When I was a child, the nutritional catchphrase tossed around the media was, "You are what you eat." I thought I knew what the food police were trying to convey to me. If you eat junk, you are junk. You are a reflection of what you are eating. It was slightly insulting and almost too simplistic. Like most kids, nutritional messages only sank in part way. I knew what was supposed to be good for me and what was supposed to be bad for me, but when you're young and healthy, you don't care about such things. Decay and disease are years away and you just want to eat what tastes good.
Since those early days, I have actually matured (just a little) and now I understand what, "You are what you eat," really means. It goes way beyond the idea that junky food will give you a junky body.
When you eat, food literally does become a part of you. It enters your body and is broken down into the most essential elements. From there it is absorbed into your bloodstream. It feeds you on the most basic, cellular level. It truly becomes part of who you are physically. Our bodies are built on the foods we eat. We truly are what we eat.
Another statement that stuck by me all these years was something a food writer said about eating. She called it one of the most intimate acts we perform. Food touches our bodies the way nothing else does. We bring food into our bodies directly and it eventually touches every part of us. Shouldn't we be aware and conscious of something so intensely personal?
I don't want to sound too out there and new age. I'm a realist. Everything we put into our body can't be holy and pure. I think this whole "clean eating" mindset is a bit extreme. Just as the food we eat becomes part of us, we are all related to the food we eat, whether it is clean or not.
In school we learn about the Periodic Table in chemistry class. The world is made up of 117 elements. The structure of everything around us is made from chemical combinations of one basic set. Assuming we are all a product of the Big Bang Theory, then the elements that make us also make up the entire universe. As the old saying goes, "We are all made of stardust."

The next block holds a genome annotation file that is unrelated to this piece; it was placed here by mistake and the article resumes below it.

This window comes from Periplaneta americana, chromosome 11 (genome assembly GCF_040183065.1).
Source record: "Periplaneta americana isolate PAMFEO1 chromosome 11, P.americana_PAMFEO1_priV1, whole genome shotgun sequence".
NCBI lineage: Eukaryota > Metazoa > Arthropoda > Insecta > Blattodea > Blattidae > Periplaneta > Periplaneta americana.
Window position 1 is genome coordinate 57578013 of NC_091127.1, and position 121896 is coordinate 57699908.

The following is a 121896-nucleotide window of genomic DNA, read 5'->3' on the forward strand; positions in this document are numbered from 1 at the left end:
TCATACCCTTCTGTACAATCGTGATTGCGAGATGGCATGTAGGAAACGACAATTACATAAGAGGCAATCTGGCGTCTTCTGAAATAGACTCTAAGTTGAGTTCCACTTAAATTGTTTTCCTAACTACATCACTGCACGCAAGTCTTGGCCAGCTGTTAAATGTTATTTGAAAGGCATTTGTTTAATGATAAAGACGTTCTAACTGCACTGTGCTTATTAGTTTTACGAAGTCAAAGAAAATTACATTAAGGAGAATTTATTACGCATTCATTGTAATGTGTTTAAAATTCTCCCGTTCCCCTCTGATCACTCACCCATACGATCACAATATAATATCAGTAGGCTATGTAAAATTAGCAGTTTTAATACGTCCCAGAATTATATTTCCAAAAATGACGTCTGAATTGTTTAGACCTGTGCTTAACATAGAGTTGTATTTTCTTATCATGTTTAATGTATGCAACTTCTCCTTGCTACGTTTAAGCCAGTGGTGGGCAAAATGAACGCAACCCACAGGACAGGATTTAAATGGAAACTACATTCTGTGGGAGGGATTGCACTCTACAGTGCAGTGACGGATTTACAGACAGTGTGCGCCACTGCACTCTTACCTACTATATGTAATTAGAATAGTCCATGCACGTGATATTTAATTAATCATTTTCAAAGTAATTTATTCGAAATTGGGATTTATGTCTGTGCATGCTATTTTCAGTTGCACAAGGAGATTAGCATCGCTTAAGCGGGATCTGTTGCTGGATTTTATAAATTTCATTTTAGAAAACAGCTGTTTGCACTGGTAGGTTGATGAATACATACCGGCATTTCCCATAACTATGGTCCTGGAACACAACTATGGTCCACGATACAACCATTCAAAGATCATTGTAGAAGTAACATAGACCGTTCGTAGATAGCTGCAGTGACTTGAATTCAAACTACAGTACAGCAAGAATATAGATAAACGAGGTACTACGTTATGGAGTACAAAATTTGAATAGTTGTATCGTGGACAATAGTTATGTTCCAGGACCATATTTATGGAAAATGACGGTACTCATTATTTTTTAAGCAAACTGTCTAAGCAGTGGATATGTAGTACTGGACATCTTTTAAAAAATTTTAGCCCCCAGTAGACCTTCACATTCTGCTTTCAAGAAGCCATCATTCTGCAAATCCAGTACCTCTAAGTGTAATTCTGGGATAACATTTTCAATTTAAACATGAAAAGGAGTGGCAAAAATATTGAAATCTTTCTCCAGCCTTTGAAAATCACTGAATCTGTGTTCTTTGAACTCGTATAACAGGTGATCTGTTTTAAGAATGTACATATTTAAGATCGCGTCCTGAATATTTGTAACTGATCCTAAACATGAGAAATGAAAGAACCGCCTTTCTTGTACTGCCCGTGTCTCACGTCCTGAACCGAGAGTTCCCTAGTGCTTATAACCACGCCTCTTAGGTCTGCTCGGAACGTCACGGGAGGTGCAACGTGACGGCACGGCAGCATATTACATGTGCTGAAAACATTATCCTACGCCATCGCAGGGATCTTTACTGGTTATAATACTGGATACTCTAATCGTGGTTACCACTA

There is no magical alchemy in our food, even processed food. Everything we eat is natural at the basic level. There aren't foods made of fairy dust or Satan Slime. It's all just a combination of everything life is made of. Calm down and stop worrying about "natural" and "clean eating". If you discover a food is having a negative on your body, don't eat it or at least eat less of it. If it doesn't seem to be harming you in any significant way, go ahead and eat it. Just try to focus on those foods that integrate the most what your body is made of. Eat them until you are satisfied, both physically and emotionally.
Anyway, my last phase of exercise is a bit lame. I had a hard time in this phase trying to push my weight limits. I don't think I broke any personal records this month. (Ooh look! I'm getting all bodybuilder-ish and talking about PRs!) I just faithfully did my workouts to the best of my ability and hoped that eventually I'd bust the plateau.
I did sort of bust the plateau this morning. I bumped my lat pulldown up to to 80 pounds this month. It has been a struggle to complete all four sets of four reps. This morning it wasn't so hard. I guess I'm ready for the next Phase.